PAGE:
The Armory Show, as the fair is known today, is a title that belongs to a somewhat revolutionary exhibition that came to American shores during February and March of 1913. The exhibition, which took its title from the 69th Regiment Armory building on Lexington Avenue, brought with it the pioneering European avant-garde. Movements like Cubism, Fauvism and Futurism came to New York and completely changed the trajectory of American art – it was the first time these European artists were showcased alongside American artists.
Before the 1913 Armory Show, the American art scene was particularly concerned with a mode of realism championed by the likes of John Singer Sargent and Edward Hopper. Most Americans were not privileged enough to view the exciting changes in artistic process happening in Europe as a result of the inaccessibility of travel. So instead of going to Europe, Americans brought the Europeans to America, forever changing the direction of American art.
With Americans introduced to the fragmented images of Cubism and the dynamism of Futurism, it wasn’t long until the climate of the American art scene changed. As a result of the exposure to the European avant-garde, artists began to challenge the traditional aesthetics of American art. This change in direction ultimately led to the development of new radical art movements. Abstract expressionism, for one, emerged in the aftermath of the Armory Show and became a sign of the artistic exploration that would later turn New York into the artistic capital of the world.
Fast-forward to the 21st century and The Armory Show currently serves as the centerpiece to Armory Week, a week-long art extravaganza that presents over a dozen separate fairs. In the last decade, the show has undergone rapid development and subsequent expansion, and now exists as a behemoth art fair.
Considering its current reputation, the show has fairly humble beginnings. It was started as the Gramercy International Art Fair, organized by dealers Colin de Land, Pat Hearn, Matthew Marks and Paul Morris in 1994, 81 years after the original Armory Show opened. Housed at the Gramercy Park Hotel, the show offered guests an intimate view of fresh, new art. Five years later, the connection to the original Armory Show was established when the fair moved from Gramercy Park Hotel to the 69th Regiment Armory building on Lexington and took its new title, The Armory Show, as homage to the 1913 exhibition.
Although the 1913 edition and the current incarnation are drastically different, the two shows share two poignant characteristics. Firstly, both were self-organized shows. The new dealers came together to host the Gramercy Fair as a way of creating scope for the works they were hoping to sell, much the same way that the Association of American Painters and Sculptors (AAPS) organized the original Armory Show to introduce the European avant-garde. Secondly, both were designed to bring together new work under one roof; the dealers needed a context in which to present this new work much like AAPS designed the 1913 show to introduce modern art to a wider audience.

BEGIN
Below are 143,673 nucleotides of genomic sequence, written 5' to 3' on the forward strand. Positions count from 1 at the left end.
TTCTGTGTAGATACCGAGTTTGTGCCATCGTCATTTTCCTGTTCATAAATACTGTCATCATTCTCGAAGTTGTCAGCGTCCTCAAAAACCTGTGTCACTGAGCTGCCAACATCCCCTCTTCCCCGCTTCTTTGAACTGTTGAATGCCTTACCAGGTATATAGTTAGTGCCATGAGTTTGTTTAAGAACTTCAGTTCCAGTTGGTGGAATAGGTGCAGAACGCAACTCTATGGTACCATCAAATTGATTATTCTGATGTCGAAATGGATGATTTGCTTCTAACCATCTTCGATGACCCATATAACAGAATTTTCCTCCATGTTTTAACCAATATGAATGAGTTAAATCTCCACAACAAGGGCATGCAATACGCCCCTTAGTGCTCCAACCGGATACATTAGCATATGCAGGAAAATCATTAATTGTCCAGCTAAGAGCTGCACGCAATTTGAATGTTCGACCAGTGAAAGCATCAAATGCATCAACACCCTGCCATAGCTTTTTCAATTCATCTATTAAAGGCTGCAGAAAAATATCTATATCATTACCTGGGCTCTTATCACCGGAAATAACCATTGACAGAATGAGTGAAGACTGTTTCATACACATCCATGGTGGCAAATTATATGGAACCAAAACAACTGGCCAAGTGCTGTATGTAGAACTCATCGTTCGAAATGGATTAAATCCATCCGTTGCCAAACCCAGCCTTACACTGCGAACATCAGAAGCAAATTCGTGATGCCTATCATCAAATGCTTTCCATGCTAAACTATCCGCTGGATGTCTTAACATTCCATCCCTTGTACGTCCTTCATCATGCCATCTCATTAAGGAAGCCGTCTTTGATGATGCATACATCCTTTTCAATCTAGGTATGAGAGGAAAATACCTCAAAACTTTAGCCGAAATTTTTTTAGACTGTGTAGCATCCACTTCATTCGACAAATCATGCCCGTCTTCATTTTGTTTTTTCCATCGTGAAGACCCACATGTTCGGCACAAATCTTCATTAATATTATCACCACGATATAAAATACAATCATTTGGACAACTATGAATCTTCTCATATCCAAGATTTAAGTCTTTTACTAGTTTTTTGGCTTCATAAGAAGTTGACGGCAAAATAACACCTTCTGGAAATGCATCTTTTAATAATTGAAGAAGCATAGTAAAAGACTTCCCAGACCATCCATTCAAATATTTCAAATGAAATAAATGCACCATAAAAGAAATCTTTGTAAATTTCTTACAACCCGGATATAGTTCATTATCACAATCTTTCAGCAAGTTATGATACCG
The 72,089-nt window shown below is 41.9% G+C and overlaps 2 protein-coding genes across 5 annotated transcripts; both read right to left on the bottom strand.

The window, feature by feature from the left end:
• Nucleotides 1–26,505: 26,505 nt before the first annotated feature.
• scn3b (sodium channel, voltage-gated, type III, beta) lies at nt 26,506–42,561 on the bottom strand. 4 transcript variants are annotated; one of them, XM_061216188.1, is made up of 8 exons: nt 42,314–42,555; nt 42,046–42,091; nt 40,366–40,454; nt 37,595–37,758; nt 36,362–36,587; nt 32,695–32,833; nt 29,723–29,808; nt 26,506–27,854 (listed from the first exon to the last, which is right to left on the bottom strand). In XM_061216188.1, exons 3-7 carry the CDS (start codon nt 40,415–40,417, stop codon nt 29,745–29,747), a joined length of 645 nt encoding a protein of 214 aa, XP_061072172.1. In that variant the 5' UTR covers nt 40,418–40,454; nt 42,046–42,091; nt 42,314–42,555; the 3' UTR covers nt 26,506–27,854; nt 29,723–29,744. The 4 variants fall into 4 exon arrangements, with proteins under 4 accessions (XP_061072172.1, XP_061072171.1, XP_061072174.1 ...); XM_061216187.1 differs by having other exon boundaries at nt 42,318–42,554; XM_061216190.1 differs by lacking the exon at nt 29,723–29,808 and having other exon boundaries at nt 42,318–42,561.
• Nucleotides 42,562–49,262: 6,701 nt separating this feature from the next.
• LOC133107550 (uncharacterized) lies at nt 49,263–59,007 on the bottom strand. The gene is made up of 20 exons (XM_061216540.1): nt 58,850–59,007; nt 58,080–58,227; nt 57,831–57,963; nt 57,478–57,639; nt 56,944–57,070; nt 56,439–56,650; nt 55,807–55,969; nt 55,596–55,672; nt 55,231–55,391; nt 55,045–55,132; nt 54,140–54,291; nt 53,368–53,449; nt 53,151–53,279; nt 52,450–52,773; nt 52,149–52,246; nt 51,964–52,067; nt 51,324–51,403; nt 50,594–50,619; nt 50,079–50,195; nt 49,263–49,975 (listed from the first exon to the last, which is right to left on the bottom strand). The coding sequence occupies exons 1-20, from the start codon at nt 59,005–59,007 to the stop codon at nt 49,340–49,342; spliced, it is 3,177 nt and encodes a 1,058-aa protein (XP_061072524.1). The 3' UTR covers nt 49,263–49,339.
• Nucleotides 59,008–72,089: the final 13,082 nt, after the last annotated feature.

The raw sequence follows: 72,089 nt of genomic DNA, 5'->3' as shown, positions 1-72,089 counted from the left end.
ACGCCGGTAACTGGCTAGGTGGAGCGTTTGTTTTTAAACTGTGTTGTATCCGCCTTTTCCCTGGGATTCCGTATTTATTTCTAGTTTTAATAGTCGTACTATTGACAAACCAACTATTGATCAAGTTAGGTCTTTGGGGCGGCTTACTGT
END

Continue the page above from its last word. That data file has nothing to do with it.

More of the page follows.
Ultimately, it is this connection to the historic 1913 exhibition and its dedication to exhibiting new work that allows The Armory Show – and Armory Week – to hold its position at the forefront of the art fair calendar. In 2014, for instance, the show attracted more than 65,000 people with Art Info Magazine describing it as the site to see “some of the most cutting-edge artists of a younger generation,” cementing The Armory Show’s ever-expanding art market relevance.
Alongside acting as a platform for emerging art, The Armory Show has played a pivotal role in the cultural redevelopment of one of New York’s most well-known landmarks, the West Side Pier. The area itself holds a special place in New York history. Sitting on the famous Hudson River, the Piers were originally at the center of the transport system in New York, due to the city’s heavy reliance on rail and waterways. However, the emergence of the auto industry saw the surrounding area diminish as transportation moved to the road.
Following an expansion, the fair left the 69th Regiment Armory building and moved to the West Side Pier in 2001. Bearing in mind the fair’s size – with well over 200 galleries participating – the Piers offered a significantly larger space and as a result of the derelict atmosphere, the area was beginning to establish itself as a public art platform. In light of this, the fair has had a significant impact on the gentrification of the area, so much so that pier redevelopment is now an Armory Show contractual stipulation.
The commitment of The Armory Show to the enhancement of the surrounding area has led to artist collaborations and public art projects installed each year for the duration of the fair, with perhaps the most beautiful example being Janet Echelman’s sculpture, Roadside Shrine II, which consisted of illuminated vinyl cones installed on the underside of the West Side Highway for the 2001 fair. The redevelopment effort has been aided in large part by the fair’s ability to attract large volumes of visitors and generate huge financial gains. It has become such an important event culturally that now major museums, such as the Whitney, are staging their premiere exhibitions to coincide with the opening of Armory Week.
Although the art world has been critical of both the role and impact of art fairs, The Armory Show is uniquely positioned thanks to its historical ties and cultural significance. Perhaps The Armory Show is the example all other fairs should be following. By acknowledging the transformative capacity of art and by placing its cultural and historical ties front and center, The Armory Show has become more than just an art fair, it is now a New York icon.
This article was written by Houghton Kinsman for Highsnobiety.com